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“Did We Play?”

Today was Monday. The first day of the week when my husband goes to work at the office space far away. On this day we have no car. The winters are long in Chicago and we are mostly shut in on Mondays. Some days I knock myself out trying to entertain the boys. Other days I laze around with them in jammies in front of movies. Most days are somewhere in between.

This Monday is in April and it is thawing out around here. Today I decided to knock myself with activities. First, we went for a jog. Well, I jog and they sit there watching the people, the streets, the park, the water, the beach and back. Asking endless questions that I try to answer while gasping for air. Then we returned home where they ate lunch. They started to get restless and I said, “Let’s go to Target!” We needed a few things and I thought getting out together would answer the restlessness.

We have no car on Mondays and Target is a bit of a hike so once again we watched and talked and snacked and made it there. We shopped, they spent a long time in the toy isles and then it was time to go. A long walk home. Exley fell asleep.

Once we got home I set up Jack’s new bin for his Moon Sand. He dove in with excitement to set up a construction site with tiny trucks. I made more food, chatted with him about the work his trucks were doing, cleaned up the kitchen and nursed Exley awake.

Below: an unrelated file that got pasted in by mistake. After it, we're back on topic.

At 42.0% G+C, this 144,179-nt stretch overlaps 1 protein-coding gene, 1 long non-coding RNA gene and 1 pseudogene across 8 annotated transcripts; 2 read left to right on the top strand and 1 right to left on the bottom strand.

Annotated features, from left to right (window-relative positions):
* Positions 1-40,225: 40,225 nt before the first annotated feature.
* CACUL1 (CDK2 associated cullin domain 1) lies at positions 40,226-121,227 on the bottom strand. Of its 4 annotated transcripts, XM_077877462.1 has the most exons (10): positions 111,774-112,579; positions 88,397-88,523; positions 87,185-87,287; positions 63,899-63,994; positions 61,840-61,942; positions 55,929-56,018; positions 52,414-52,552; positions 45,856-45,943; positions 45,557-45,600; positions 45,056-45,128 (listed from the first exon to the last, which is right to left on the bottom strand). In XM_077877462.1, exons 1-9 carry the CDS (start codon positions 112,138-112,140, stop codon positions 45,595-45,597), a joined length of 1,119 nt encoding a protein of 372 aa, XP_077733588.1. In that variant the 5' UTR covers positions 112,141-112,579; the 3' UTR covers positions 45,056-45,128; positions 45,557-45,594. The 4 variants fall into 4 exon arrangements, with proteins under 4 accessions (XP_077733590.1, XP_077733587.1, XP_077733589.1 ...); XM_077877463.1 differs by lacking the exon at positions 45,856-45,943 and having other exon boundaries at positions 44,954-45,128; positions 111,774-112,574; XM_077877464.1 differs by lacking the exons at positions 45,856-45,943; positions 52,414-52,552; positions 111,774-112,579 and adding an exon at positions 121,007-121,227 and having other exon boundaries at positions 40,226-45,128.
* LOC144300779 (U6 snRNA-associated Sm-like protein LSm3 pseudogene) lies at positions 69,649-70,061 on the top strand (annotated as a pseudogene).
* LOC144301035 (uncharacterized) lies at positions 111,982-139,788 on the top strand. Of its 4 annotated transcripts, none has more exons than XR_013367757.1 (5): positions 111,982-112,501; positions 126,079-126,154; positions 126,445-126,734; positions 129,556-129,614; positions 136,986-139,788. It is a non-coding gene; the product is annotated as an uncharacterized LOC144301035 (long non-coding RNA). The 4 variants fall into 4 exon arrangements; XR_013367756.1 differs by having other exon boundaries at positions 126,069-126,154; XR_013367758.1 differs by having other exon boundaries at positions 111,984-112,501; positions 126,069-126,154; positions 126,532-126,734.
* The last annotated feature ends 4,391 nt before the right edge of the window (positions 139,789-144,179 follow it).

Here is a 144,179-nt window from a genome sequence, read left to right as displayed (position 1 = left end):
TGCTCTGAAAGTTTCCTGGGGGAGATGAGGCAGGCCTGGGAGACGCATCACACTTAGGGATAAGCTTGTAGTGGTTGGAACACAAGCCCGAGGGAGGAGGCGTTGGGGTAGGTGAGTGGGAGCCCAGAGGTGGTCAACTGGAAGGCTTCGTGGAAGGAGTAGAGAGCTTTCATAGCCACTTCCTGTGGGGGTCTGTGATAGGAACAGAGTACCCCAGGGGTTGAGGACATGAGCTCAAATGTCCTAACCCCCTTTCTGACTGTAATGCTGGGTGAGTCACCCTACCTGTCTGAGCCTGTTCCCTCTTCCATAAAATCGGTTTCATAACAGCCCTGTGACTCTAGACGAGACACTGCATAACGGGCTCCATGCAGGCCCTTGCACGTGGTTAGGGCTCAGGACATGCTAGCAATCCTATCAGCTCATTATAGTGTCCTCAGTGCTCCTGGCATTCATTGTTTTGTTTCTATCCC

Later on Jack said, “Did we do anything today?” I was a taken a bit aback since we did several things, more than usual really. He said, “What did we do today?” I said, “We woke up, ate breakfast, went for a job, went to Target on a long walk…”

And then Jack said, “But did we play?”

I nearly fell over. Here I had been knocking myself out all day to entertain and keep busy. And Jack just wanted to play. I realized that all these boys ever want to do is play. And play is a specific thing when it comes to kids. For adults it’s pretty much whatever happens outside of work. For kids it’s laughing, running, playing chase, playing capture and release or as we like to call it, “I’m Going to Get You!” For kids it’s undivided attention where you allow yourself to let go of this reality (and whatever anxious feelings keep us wanting to “keep busy”) and immerse yourself in their world where imagination runs wild, where the mess on the floor is invisible and the Target list is a treasure map.

I often feel this need that I have to “make” their childhood happen. I have to keep them busy, keep us moving and keep us entertained. The truth is childhood is the thing that happens when adults stop imposing their will or ideals onto kids. Childhood magic is what will happen when I choose to let go, get on their level, board the ship and let them steer.